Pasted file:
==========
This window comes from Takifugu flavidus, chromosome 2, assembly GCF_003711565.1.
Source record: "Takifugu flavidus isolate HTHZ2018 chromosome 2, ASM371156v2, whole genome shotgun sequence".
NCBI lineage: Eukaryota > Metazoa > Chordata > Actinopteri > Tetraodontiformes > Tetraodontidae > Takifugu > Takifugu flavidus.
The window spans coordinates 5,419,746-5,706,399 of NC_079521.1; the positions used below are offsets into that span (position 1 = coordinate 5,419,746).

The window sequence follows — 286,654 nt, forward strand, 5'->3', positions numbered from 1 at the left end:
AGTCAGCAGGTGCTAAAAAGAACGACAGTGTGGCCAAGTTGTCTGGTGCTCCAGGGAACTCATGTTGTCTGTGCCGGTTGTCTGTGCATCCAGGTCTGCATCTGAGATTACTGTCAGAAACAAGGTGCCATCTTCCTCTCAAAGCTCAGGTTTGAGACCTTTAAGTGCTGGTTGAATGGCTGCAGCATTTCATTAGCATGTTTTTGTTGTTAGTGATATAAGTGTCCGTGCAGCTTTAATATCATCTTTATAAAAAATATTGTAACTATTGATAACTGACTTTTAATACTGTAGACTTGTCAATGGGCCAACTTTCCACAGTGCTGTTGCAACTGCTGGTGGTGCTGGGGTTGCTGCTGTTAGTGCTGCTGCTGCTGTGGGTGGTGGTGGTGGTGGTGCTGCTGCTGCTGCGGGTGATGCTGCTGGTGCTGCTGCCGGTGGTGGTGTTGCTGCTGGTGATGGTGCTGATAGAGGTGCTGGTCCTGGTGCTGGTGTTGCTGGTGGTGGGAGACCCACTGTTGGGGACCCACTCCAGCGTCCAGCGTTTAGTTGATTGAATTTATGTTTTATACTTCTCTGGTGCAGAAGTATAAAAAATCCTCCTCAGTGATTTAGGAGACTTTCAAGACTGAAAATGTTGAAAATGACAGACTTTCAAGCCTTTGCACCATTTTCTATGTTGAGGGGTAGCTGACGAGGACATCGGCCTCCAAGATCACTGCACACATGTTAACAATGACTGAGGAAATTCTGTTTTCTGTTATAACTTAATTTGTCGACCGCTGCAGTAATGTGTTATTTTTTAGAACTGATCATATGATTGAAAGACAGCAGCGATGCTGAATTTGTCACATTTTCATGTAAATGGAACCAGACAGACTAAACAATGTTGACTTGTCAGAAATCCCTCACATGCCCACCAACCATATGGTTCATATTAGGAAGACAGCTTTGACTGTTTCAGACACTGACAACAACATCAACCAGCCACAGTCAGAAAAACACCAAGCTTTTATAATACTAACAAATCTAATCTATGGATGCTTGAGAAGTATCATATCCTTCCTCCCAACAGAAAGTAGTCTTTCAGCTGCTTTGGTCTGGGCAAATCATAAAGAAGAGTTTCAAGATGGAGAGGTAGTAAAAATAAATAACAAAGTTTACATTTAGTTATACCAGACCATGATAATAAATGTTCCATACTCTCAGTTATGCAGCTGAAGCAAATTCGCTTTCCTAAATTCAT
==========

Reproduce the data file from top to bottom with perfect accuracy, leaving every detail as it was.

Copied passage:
This window comes from Takifugu flavidus, chromosome 2, assembly GCF_003711565.1.
Source record: "Takifugu flavidus isolate HTHZ2018 chromosome 2, ASM371156v2, whole genome shotgun sequence".
NCBI lineage: Eukaryota > Metazoa > Chordata > Actinopteri > Tetraodontiformes > Tetraodontidae > Takifugu > Takifugu flavidus.
The window spans coordinates 5,419,746-5,706,399 of NC_079521.1; the positions used below are offsets into that span (position 1 = coordinate 5,419,746).

The window sequence follows — 286,654 nt, forward strand, 5'->3', positions numbered from 1 at the left end:
AGTCAGCAGGTGCTAAAAAGAACGACAGTGTGGCCAAGTTGTCTGGTGCTCCAGGGAACTCATGTTGTCTGTGCCGGTTGTCTGTGCATCCAGGTCTGCATCTGAGATTACTGTCAGAAACAAGGTGCCATCTTCCTCTCAAAGCTCAGGTTTGAGACCTTTAAGTGCTGGTTGAATGGCTGCAGCATTTCATTAGCATGTTTTTGTTGTTAGTGATATAAGTGTCCGTGCAGCTTTAATATCATCTTTATAAAAAATATTGTAACTATTGATAACTGACTTTTAATACTGTAGACTTGTCAATGGGCCAACTTTCCACAGTGCTGTTGCAACTGCTGGTGGTGCTGGGGTTGCTGCTGTTAGTGCTGCTGCTGCTGTGGGTGGTGGTGGTGGTGGTGCTGCTGCTGCTGCGGGTGATGCTGCTGGTGCTGCTGCCGGTGGTGGTGTTGCTGCTGGTGATGGTGCTGATAGAGGTGCTGGTCCTGGTGCTGGTGTTGCTGGTGGTGGGAGACCCACTGTTGGGGACCCACTCCAGCGTCCAGCGTTTAGTTGATTGAATTTATGTTTTATACTTCTCTGGTGCAGAAGTATAAAAAATCCTCCTCAGTGATTTAGGAGACTTTCAAGACTGAAAATGTTGAAAATGACAGACTTTCAAGCCTTTGCACCATTTTCTATGTTGAGGGGTAGCTGACGAGGACATCGGCCTCCAAGATCACTGCACACATGTTAACAATGACTGAGGAAATTCTGTTTTCTGTTATAACTTAATTTGTCGACCGCTGCAGTAATGTGTTATTTTTTAGAACTGATCATATGATTGAAAGACAGCAGCGATGCTGAATTTGTCACATTTTCATGTAAATGGAACCAGACAGACTAAACAATGTTGACTTGTCAGAAATCCCTCACATGCCCACCAACCATATGGTTCATATTAGGAAGACAGCTTTGACTGTTTCAGACACTGACAACAACATCAACCAGCCACAGTCAGAAAAACACCAAGCTTTTATAATACTAACAAATCTAATCTATGGATGCTTGAGAAGTATCATATCCTTCCTCCCAACAGAAAGTAGTCTTTCAGCTGCTTTGGTCTGGGCAAATCATAAAGAAGAGTTTCAAGATGGAGAGGTAGTAAAAATAAATAACAAAGTTTACATTTAGTTATACCAGACCATGATAATAAATGTTCCATACTCTCAGTTATGCAGCTGAAGCAAATTCGCTTTCCTAAATTCAT